2. The RF amplifier of claim 1, wherein said first and second branches comprise first and second current sources respectively, coupled respectively between said first and second transistors and one of said first and second supply voltage terminals.
  3. The RF amplifier of claim 2, wherein said first and second current sources are variable current sources controlled by a feedback signal from said differential pair.
  4. The RF amplifier of any of claims 1 to 3, wherein said first and second transistors are NPN bipolar transistors.
  5. The RF amplifier of any of claims 1 to 4, wherein said first main current terminals of said first and second transistors are connected to first terminals of said second and first capacitors respectively and said second main current terminals of said first and second transistors are connected to second terminals of said first and second capacitors respectively.
  6. The RF amplifier of any of claims 1 to 4, wherein said first main current terminal of said first transistor is connected to said second capacitor (226) via a first resistor (302), and said first main current terminal of said second transistor is connected to said first capacitor (228) via a second resistor (304).
  7. The RF amplifier of any of claims 1 to 4, wherein said second main current terminal of said first transistor is connected to said first capacitor (228) via a first resistor (402), and said second main current terminal of said second transistor is connected to said second capacitor (226) via a second resistor (404).
  8. The RF amplifier of any of claims 1 to 7, wherein said second terminals of said first and second transistors are coupled to said first supply voltage terminal via third resistors (212, 222).
  9. A mobile device comprising the RF amplifier of any of claims 1 to 8.
  10. A satellite receiver comprising the RF amplifier of any of claims 1 to 8.
  11. An RF device comprising:
    an input for receiving a differential RF signal;
    first and second branches (205, 206) coupled in parallel between a first supply voltage terminal and a second supply voltage terminal, said branches defining a differential pair (207, 208) arranged to be controlled by first and second signals of said differential RF signal and comprising a first transistor (207) in said first branch and a second transistor (208) in said second branch, wherein said first and second transistors each comprise first main current terminals coupled to differential output nodes (214, 222) of said RF device and second main current terminals (210, 218), said second main current terminal of said first transistor being coupled by a first capacitor (228) to the first main current terminal of said second transistor, and said second main current terminal of said second transistor being coupled by a second capacitor (226) to the first main current terminal of said first transistor.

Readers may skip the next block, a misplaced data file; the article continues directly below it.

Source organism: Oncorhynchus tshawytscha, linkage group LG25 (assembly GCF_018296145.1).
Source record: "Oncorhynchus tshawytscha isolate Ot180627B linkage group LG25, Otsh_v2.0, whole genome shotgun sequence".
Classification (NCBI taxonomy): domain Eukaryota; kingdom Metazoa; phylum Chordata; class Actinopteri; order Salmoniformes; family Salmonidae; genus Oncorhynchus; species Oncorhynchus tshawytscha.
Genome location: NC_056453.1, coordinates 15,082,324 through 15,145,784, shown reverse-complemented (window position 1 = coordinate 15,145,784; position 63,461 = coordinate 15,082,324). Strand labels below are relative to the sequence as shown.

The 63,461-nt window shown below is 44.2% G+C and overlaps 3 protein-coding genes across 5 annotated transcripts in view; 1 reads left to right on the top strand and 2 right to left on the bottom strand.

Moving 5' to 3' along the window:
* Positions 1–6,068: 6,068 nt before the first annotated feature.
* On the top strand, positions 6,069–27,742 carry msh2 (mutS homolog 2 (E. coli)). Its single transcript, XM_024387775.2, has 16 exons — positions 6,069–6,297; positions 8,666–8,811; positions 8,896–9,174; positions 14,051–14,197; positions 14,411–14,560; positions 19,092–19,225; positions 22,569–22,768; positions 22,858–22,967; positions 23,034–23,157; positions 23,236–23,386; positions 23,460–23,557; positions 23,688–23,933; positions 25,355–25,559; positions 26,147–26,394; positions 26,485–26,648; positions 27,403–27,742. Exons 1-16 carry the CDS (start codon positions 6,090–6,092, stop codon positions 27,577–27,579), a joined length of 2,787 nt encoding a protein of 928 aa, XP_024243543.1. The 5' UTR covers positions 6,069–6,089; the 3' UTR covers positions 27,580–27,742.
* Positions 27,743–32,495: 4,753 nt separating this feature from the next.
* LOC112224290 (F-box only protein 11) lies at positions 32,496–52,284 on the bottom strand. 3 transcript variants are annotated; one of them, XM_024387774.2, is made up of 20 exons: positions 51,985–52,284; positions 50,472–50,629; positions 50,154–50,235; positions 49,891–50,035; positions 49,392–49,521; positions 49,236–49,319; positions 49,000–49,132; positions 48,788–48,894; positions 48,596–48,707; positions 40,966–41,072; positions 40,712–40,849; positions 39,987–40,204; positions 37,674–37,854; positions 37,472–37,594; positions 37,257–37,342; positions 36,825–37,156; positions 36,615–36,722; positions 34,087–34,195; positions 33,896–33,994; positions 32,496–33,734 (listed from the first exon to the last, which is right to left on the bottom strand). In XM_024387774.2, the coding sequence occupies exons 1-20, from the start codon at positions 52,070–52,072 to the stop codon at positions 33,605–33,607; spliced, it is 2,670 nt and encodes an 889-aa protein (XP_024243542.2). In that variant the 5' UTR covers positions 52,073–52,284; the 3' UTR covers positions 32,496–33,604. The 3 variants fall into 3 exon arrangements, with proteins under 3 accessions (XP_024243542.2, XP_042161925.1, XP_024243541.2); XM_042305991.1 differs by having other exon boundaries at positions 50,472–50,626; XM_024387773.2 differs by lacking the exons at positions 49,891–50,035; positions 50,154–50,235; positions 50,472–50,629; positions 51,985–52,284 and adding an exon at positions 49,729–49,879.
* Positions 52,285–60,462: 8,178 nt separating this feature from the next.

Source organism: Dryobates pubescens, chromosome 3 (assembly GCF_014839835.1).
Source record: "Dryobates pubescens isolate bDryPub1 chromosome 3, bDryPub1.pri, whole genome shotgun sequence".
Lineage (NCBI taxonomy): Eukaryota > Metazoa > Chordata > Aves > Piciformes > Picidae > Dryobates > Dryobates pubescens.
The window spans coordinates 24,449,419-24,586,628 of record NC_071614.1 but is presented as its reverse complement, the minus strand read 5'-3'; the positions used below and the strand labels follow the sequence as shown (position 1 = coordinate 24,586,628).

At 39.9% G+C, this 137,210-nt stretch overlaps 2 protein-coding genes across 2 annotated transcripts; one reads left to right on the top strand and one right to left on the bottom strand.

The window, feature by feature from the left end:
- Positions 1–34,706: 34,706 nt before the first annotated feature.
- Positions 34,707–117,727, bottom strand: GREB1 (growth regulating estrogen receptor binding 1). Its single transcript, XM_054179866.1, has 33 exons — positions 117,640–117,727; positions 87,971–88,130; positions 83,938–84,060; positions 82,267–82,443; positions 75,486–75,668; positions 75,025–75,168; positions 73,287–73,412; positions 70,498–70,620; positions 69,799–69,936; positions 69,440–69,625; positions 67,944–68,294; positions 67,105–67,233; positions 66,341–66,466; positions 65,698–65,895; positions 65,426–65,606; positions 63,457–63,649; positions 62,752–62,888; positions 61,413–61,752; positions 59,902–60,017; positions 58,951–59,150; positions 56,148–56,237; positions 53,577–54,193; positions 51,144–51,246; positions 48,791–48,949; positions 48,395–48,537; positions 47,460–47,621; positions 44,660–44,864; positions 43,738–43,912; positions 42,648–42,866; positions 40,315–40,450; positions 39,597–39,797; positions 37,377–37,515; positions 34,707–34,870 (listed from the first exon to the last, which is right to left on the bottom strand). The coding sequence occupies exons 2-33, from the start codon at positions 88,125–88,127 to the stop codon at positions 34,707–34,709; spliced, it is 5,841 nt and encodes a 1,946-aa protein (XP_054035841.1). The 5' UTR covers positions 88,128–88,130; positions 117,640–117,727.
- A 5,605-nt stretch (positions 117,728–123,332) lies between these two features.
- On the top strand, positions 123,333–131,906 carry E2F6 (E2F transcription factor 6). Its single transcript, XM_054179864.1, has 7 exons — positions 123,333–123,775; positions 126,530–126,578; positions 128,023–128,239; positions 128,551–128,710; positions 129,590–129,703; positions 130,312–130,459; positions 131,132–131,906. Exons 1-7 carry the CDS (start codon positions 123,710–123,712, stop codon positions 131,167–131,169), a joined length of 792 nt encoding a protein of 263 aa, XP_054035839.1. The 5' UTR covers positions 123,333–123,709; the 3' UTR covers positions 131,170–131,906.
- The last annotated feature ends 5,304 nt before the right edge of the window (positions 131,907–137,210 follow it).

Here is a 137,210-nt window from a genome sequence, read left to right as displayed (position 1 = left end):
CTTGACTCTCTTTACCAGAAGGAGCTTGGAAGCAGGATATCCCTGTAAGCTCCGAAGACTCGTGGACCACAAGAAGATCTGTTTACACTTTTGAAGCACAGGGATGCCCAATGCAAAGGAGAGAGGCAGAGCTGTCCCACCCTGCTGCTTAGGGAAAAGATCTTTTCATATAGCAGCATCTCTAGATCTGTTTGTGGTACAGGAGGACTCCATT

12. A system comprising:
    receiving circuitry (702, 704) for receiving a differential RF input signal comprised of first and second RF input signals;
    an input node (202, 204) coupled to said receiving circuitry; and
    an RF amplifier (200, 300, 400, 500) comprising first and second branches (205, 206) coupled in parallel between a first supply voltage terminal and a second supply voltage terminal, said branches defining a differential pair (207, 208) arranged to be controlled by said first and RF input signals and comprising a first transistor (207) in said first branch and a second transistor (208) in said second branch, wherein said first and second transistors each comprise first main current terminals coupled to differential output nodes (214, 222) of said RF amplifier and second main current terminals (210, 218), said second main current terminal of said first transistor being coupled by a first capacitor (228) to the first main current terminal of said second transistor, and said second main current terminal of said second transistor being coupled by a second capacitor (226) to the first main current terminal of said first transistor.
EP20080305109 2008-04-18 2008-04-18 Differential RF amplifier Withdrawn EP2110946A1 (en)

Priority Applications (1)

Application Number Priority Date Filing Date Title
EP20080305109 EP2110946A1 (en) 2008-04-18 2008-04-18 Differential RF amplifier

Applications Claiming Priority (5)

Application Number Priority Date Filing Date Title
EP20080305109 EP2110946A1 (en) 2008-04-18 2008-04-18 Differential RF amplifier
PCT/EP2009/054594 WO2009127724A1 (en) 2008-04-18 2009-04-17 Differential rf amplifier
US12/988,094 US8279003B2 (en) 2008-04-18 2009-04-17 Differential RF amplifier
EP20090733608 EP2266204A1 (en) 2008-04-18 2009-04-17 Differential rf amplifier
US13/605,096 US20130057344A1 (en) 2008-04-18 2012-09-06 Differential rf amplifier

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US20110109388A1 (en) 2011-05-12
US8279003B2 (en) 2012-10-02
WO2009127724A1 (en) 2009-10-22
US20130057344A1 (en) 2013-03-07